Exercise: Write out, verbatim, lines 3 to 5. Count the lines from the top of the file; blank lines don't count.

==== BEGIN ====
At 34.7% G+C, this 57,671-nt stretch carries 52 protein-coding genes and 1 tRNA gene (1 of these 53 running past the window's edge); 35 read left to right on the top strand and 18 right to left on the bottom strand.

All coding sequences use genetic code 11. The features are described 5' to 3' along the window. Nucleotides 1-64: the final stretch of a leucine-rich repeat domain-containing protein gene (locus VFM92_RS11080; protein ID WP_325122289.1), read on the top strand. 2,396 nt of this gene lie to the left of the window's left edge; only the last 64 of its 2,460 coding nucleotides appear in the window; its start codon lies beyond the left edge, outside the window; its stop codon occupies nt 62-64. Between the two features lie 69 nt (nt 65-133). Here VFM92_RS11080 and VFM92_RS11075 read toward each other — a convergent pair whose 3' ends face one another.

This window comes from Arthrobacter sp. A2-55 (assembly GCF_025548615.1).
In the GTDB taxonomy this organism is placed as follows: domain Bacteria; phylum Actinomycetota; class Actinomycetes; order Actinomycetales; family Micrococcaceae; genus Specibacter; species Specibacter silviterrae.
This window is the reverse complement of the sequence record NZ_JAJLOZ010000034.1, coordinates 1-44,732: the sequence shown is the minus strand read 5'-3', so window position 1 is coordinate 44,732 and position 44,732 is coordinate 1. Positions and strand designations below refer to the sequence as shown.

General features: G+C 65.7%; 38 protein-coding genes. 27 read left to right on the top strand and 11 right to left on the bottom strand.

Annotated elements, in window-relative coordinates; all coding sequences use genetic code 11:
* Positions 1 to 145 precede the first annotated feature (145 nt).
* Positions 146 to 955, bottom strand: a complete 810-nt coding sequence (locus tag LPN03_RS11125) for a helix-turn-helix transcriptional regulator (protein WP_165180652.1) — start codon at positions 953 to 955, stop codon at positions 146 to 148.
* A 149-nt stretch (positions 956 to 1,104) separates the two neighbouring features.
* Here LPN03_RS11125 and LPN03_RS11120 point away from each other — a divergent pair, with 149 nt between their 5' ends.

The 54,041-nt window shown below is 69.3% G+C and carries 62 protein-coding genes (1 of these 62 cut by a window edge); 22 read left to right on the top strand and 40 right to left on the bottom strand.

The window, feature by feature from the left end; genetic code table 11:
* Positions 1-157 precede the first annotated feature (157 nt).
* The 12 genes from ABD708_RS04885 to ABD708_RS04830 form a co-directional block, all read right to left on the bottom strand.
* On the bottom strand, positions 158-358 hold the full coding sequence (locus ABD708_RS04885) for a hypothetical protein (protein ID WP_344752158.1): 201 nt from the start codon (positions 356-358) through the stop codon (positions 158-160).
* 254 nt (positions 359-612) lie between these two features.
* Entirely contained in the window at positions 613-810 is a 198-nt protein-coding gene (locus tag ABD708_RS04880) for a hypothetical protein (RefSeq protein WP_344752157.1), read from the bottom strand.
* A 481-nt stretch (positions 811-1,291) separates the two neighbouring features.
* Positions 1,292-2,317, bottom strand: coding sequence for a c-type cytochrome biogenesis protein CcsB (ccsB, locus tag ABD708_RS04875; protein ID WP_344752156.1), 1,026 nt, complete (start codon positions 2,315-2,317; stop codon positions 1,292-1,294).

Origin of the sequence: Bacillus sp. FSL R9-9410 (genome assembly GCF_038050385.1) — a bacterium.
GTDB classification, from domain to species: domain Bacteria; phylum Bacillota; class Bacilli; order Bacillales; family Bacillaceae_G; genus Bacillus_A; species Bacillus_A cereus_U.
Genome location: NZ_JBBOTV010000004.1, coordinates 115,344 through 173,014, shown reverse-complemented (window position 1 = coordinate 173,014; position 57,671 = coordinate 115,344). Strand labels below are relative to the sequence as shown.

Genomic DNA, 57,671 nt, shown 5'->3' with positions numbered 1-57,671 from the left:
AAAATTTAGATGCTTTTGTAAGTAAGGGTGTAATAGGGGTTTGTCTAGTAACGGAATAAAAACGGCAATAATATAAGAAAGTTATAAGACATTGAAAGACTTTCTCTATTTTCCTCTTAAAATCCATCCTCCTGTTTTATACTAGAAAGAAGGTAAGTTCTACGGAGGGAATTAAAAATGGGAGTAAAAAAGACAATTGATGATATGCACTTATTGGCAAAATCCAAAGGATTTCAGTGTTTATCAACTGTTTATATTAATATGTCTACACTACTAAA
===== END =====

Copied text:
This window comes from Arthrobacter sp. A2-55 (assembly GCF_025548615.1).
In the GTDB taxonomy this organism is placed as follows: domain Bacteria; phylum Actinomycetota; class Actinomycetes; order Actinomycetales; family Micrococcaceae; genus Specibacter; species Specibacter silviterrae.
This window is the reverse complement of the sequence record NZ_JAJLOZ010000034.1, coordinates 1-44,732: the sequence shown is the minus strand read 5'-3', so window position 1 is coordinate 44,732 and position 44,732 is coordinate 1. Positions and strand designations below refer to the sequence as shown.